Total fat, saturated, monounsaturated, and trans fat were all associated with an increase in AMD. In contrast, the highest intakes of DHA tended to be protective. The authors state,

To evaluate further the association with linolenic acid, the major food sources of this fatty acid were examined (Table 5). These foods provided 38% of linolenic acid intake in women and 46% in men at baseline. Of the food sources of linolenic acid, intake of beef, pork, or lamb as a main dish appeared strongly positively related to AMD. More than 1 serving/wk of beef, pork, or lamb as a main dish was associated with a 35% increased risk of AMD compared with <3 servings/mo (pooled RR: 1.35; 95% CI: 1.07, 1.69). A high intake of margarine was also significantly related to an increased risk of AMD. Because these food items were also major contributors of trans unsaturated fat, we adjusted further for quintiles of trans unsaturated and other fats in models with linolenic acid; the relation with linolenic acid was slightly attenuated but remained significant (Table 4). Other high-fat foods were not associated with risk of AMD (data not shown).

The fourth quintile of animal fat was associated with a statistically significant increase in AMD (1.36, 1.03 - 1.79).

In the case of AMD, it appears that ALA might serve as a marker of certain animal fats and the ALA itself might not be the cause. Or, it could also be that cooked ALA is the cause, since ALA can be damaged during cooking at high temperatures. Unfortunately the analyses of lens opacity and nuclear density did not show any correlation with animal fat and so it is hard to dismiss all of these findings as simply due to ALA being a marker for animal fat intake.

These studies were done on only one population by one group of researchers, and more information is needed before we should draw conclusions. I consider it likely that further studies will show inconsistencies and until plant and/or uncooked sources of ALA are examined, I am skeptical that uncooked, plant sources of ALA are harmful to the eye.

According to the Canola Council, canola oil should be safe for use in cooking. Based on the results of the above studies on eye lens damage, make sure you use low heat and limited cooking times when cooking with canola oil until more is known about ALA and eye damage.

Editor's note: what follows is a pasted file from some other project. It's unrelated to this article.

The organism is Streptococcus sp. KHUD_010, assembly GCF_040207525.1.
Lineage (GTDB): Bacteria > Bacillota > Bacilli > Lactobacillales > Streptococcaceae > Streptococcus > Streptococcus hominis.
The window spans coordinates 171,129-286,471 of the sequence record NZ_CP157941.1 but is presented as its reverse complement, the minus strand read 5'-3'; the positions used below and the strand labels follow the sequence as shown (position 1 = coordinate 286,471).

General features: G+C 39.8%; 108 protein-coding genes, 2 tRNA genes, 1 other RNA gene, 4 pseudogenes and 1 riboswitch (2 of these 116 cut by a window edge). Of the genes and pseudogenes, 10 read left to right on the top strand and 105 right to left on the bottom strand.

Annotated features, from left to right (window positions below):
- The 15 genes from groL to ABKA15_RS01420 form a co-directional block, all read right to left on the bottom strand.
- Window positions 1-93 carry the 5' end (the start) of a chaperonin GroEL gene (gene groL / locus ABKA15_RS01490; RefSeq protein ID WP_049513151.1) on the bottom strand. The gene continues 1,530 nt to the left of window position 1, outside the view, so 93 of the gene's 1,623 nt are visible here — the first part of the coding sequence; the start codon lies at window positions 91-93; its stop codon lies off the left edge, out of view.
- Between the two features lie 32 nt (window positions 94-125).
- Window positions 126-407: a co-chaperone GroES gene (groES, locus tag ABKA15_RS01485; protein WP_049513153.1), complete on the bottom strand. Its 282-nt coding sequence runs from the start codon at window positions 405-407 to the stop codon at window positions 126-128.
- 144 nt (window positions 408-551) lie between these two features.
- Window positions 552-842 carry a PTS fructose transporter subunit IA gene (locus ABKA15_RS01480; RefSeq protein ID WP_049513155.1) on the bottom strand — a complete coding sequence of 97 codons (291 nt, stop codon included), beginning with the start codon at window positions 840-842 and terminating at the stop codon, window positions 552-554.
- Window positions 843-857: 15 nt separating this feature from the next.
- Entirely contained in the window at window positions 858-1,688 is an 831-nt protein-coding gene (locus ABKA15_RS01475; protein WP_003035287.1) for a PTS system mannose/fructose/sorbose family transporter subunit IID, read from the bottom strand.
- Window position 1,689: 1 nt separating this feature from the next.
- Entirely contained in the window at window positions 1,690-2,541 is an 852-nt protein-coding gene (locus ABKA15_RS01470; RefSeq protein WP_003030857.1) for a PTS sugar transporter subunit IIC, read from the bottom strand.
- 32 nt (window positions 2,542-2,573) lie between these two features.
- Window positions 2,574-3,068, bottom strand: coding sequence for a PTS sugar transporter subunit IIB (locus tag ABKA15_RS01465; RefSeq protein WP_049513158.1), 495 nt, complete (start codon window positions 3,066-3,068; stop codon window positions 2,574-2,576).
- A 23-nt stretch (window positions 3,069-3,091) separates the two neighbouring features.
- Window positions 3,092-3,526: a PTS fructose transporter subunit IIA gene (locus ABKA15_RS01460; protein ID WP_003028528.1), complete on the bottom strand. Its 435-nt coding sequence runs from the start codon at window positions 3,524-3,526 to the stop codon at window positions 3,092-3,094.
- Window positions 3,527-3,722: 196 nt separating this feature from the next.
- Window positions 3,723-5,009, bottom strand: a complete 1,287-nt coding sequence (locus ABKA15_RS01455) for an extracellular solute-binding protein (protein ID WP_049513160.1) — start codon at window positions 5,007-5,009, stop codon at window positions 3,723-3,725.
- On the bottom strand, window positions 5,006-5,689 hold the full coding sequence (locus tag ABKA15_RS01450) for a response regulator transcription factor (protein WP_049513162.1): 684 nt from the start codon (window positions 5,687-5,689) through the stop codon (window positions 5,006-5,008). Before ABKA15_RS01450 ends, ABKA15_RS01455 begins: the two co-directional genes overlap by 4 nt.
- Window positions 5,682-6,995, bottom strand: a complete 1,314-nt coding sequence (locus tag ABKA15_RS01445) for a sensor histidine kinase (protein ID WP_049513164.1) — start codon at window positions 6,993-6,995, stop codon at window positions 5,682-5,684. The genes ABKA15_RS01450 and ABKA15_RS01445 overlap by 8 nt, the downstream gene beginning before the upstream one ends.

Table 11. Omega-3 Recommendations
  >Grams per day
ISSSFAL recommendations 2.5 (F), 3.0 (M)
Vegetarian intakes 1.2 (F), 1.8 (M)
Additional amounts needed for conversion to DHA 3 - 3.7
Protective against heart disease 2
Possibly cause eye problems 1.25 - 1.5
Teaspoon of flaxseed oil 2.5
F - female, M - male

Summary of Omega-3 Benefits and Concerns

What we know about ALA is summarized in Table 11.

If it weren't for the (small chance) for potential eye problems, I would suggest either adding 3 g of ALA per day, or taking DHA supplements. Because of the eye issues, that much ALA is not worth the risk when DHA supplements are available. I would still recommend adding about .5 g of ALA per day for its own benefits on heart disease and to help increase EPA levels. If using such small amounts of uncooked, plant sources of ALA, the risk to the eyes should be very minimal.

It is not clear what amount of DHA is best to supplement. 500 mg might be ideal, but that is an expensive amount and in the face of no compelling evidence that vegans are being harmed by lower blood levels of DHA, it seems unnecessary. Based on the amounts of vegan DHA that are available, I would recommend 200 to 300 mg per day.

If you are getting the recommended ALA and DHA, EPA should not be a problem. It should be pointed out that fish contain about twice as much DHA as EPA (27), so it's not unusual to get more DHA than EPA in the diet. 

Vegan DHA & EPA Supplements

Table 12. Vegan DHA Supplements
Brand Approx price per 300 mg DHA Available From
NuTru's O-Mega-Zen3 $ .47 Pangea
Vegan Essentials
V-PURE
25 mg EPA and 90 mg DHA per capsule
$1.10 Pangea
Pure One
10 mg EPA and 300 mg DHA per capsule
   
Opti3 Complete Omega-3
20 mg EPA and 100 mg DHA per capsule
  Opti3omega.com
Deva Vegan Omega-3 DHA $ .67
$ .50
Pangea
Amazon (% goes to Vegan.com)
Dr. Fuhrman's DHA Purity $ .86 DrFurhman.com
Spectrum Vegetarian DHA $ .51 whole foods Stores
Futurebiotics NewHarvest Omega-3 Vegetarian EPA $16.99 per bottle of 30 (600 mg EPA) capsules
Neuromins©   Most whole foods stores, in gelatin capsules

Human Ancestors and DHA

If humans require a significant dietary source of DHA for optimal health, it could imply that our ancestors have always had a source of fish in their diet. And this would imply that we must have evolved close to water.

Because our omega-6 to omega-3 ratios were probably much lower in pre-historical times, conversion of DHA from ALA might have been much greater. But even so, some researchers believe humans did evolve close to water, as described in this excerpt from a 2004 article in the Journal of Nutrition, Is Docosahexaenoic Acid (DHA) Essential? Lessons from DHA Status Regulation, Our Ancient Diet, Epidemiology and Randomized Controlled Trials: